There are many pretty poor quality 'ASD tests' out there - so many that it seems pretty likely that self-diagnosis is very common and possible even (shudder) 'cool'.  This is certainly something that the Aspie community is very wary of, and on forums it would be very wise indeed to know your onions and to have really made sure you are not just a bit shy before wading into conversation.  I have several questionnaires that I can recommend, if only because they are respected by those that actually make the diagnoses; these questionnaires are lengthy and requ
ire real effort, but are likely to give you a clear indication of whether it is worth pursuing a diagnosis or not.

My favourite, and the one that has been used during my current diagnosis (even though I'd filled it in online before) is the 'Ritvo Autism-Asperger's Diagnostic Scale - Revised' or RAADS-R.  This questionnaire differentiates between you now and you pre-age 16, as it takes into account that people on the spectrum often manage to teach themselves ways to cope, meaning that significant symptoms as children vanish in adulthood (well, not vanish, but become hidden).  As such it is more thorough than other tests, and at 80 questions long it's pretty intense!  Answers are a choice between:

a) True now and when I was young
b) True only now
c) True only when I was younger than 16
d) Never true

Here are a few sample questions:

1. I am a sympathetic person

2. I often use words and phrases from movies and TV in conversation

10. I always notice how food feels in my mouth.  This is more important than taste for me.

22. I have to "act normal" to please other people and make them like me

29. Some ordinary textures that do not bother others feel very offensive when they touch my skin

40. I can see in my mind in exact detail things that I am interested in

As you can see, the questions take in every aspect of ASD, including the lesser known sensory experience.  This can include an intolerance of slight warmth, meaning that cool temperatures have to be constantly sought, or strange changes of intensity of sounds that are actually remaining at a constant volume.  Somebody with simple introversion tendencies would score pretty low on this questionnaire.  Once you've filled it in, it places your results against the body of results and against those scores that seem to indicate ASD.  Apparently a score of 140 or more is highly suggestive of ASD; I got a score of 187...

The Empathy Quotient test is another fairly standard one that can be completed online and that you may well be asked to complete as part of a formal diagnosis.  This focuses on human empathy, of course, so avoids those other symptoms that RAADS-R explores, but raises some intriguing questions including my favourite: "If someone asked me if I liked their haircut, I would reply truthfully, even if I didn't like it."  Obviously this is less useful for adult ASD as we will often have developed coping strategies from past experience, ie NEVER TELL THE TRUTH ABOUT SOMEONE'S APPEARANCE IF THEY ASK!!!!!  No doubt this rule will be over-applied, as it is impossible for someone on the spectrum to tell when a person is genuinely concerned and not fishing for compliments.  Hard times.  But, the EQ together with RAADS-R are a great starting place if you are wondering.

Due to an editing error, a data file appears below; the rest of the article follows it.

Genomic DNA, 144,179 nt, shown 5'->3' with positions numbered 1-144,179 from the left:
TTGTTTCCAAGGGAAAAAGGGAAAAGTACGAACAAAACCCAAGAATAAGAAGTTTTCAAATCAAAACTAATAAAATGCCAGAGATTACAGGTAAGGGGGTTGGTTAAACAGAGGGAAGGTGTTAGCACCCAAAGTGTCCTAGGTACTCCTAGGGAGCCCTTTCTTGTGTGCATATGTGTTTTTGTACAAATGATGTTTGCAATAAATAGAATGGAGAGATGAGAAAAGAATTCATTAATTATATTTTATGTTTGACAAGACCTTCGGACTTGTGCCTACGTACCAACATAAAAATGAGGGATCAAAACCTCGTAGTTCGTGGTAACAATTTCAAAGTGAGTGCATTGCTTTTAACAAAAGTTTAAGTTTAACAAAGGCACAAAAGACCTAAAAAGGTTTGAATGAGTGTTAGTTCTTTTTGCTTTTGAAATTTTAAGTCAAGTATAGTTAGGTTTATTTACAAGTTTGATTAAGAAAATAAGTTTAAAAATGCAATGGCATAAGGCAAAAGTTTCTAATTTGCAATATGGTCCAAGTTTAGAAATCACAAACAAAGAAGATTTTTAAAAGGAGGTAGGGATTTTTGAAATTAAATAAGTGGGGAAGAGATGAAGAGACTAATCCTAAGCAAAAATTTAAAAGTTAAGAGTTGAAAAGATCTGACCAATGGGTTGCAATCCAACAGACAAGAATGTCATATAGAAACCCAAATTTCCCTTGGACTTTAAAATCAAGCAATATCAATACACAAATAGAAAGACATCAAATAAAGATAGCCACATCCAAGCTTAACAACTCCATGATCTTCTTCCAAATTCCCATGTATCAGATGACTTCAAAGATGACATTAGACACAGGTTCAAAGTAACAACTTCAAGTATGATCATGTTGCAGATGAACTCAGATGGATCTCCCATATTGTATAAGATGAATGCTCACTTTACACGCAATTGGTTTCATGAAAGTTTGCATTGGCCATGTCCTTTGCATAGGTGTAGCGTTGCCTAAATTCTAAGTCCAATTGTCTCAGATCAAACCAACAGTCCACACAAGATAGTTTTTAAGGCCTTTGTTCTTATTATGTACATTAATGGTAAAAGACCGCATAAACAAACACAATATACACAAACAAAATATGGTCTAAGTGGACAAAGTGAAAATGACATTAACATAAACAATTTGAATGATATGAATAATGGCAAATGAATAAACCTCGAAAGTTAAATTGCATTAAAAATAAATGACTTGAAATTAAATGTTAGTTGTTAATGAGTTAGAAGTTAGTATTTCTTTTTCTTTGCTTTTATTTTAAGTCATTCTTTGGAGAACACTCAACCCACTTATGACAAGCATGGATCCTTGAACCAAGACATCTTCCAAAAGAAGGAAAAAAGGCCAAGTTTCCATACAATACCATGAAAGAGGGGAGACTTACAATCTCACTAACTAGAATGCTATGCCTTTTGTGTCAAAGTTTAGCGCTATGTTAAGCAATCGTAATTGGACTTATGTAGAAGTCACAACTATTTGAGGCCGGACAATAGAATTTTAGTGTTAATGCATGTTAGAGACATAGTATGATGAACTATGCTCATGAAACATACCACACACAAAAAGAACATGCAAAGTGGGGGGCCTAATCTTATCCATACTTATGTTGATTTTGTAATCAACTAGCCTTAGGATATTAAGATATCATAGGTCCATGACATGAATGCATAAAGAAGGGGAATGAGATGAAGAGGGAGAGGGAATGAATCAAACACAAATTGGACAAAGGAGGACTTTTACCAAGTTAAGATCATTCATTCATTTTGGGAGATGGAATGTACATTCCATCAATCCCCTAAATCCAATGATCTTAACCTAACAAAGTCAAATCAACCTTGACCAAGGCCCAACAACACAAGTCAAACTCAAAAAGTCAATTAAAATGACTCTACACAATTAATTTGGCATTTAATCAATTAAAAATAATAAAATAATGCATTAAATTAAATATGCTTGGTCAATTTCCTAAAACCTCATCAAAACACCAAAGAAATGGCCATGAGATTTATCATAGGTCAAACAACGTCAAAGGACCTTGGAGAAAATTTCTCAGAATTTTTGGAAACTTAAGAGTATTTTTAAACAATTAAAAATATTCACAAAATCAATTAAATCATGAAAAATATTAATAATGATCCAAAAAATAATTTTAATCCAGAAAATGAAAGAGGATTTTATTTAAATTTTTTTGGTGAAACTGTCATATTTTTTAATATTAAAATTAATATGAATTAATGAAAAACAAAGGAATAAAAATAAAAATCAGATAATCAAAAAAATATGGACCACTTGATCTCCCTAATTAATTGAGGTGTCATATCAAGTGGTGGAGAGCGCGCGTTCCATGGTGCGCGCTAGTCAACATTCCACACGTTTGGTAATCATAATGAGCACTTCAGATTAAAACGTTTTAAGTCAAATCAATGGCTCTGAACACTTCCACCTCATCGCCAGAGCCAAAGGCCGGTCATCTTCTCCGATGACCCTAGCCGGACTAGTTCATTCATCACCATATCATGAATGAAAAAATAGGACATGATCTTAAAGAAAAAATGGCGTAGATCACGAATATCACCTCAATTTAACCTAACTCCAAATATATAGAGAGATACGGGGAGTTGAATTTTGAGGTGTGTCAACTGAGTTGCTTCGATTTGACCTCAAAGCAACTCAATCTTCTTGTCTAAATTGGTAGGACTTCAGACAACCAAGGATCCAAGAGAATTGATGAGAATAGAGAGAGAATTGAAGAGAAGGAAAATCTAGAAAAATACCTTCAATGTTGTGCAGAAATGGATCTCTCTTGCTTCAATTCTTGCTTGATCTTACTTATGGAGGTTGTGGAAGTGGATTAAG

After that, a trip to the GP and a request for a referral should be undertaken if you are sure that you want to make that journey.  Obviously the GP will need plenty of reason to direct NHS funds your way, so ensure you know what you're talking about and can give a detailed explanation of why you feel a referral is required.  My GP was extremely understanding and referred me quickly after I explained it all, but then this was after a year or so of speaking with her about anxiety and depression so I suppose she already had a lot to go on - being over-prepared wouldn't be a bad idea.

Good websites and forums:

Reddit's Asperger's subreddit - make sure you know what you're talking about!
The National Autism Society - useful info
A blog - 'Life on the Spectrum' with fascinating insights

Sunday, 22 October 2017

A diagnosis of Asperger's? Part Three

Being obsessed with something can be great fun.  It means you never get bored of it, and it becomes a tremendous comfort to indulge in whatever the obsession may be.  I think everyone has the capacity to be so interested in something that the associated behaviour becomes a little obsessive, but with ASD things tend to go quite a lot further (as is something of a recurring pattern here).

I have always had the tendency to become fixated and obsessed with things, usually activities or objects or ideas, and I think I assumed this was the case for everyone as I grew up, mostly because I hung around with people who shared my interests.  However, even at an early age it was clear that other people got bored of talking about our shared interests way before I ever did.  In fact, I never bored of it, as far as I can tell, though it's hard to test as people willing to discuss Sonic the Hedgehog 3 and Knuckles are few and far between, especially these days.  And so, like with everything else, I learned the 'correct' way to do things, and accepted it when friends wished to change the subject, albeit deeply grudgingly.  Even now, an opportunity to talk at great length about my favourite things tends to become something of a trial for the other person, as I simply won't stop unless it is made very clear to me that I have to.

As I have got older this tendency has not diminished at all.  I think I thought it would; I think I thought, as a child, that adult-me wouldn't want to talk about Lego or the Titanic or steam locomotives or Warhammer all the time.  How wrong I was.  I still have the need to talk about my obsessions, only not many outlets save for online discussion (Reddit is a life-saver).  Recently I added this 'quirk' to the rapidly growing pile of potential symptoms, finding it a key element of ASD.  But how does this obsession manifest itself, you cry.  Well, I can only speak for myself but here goes: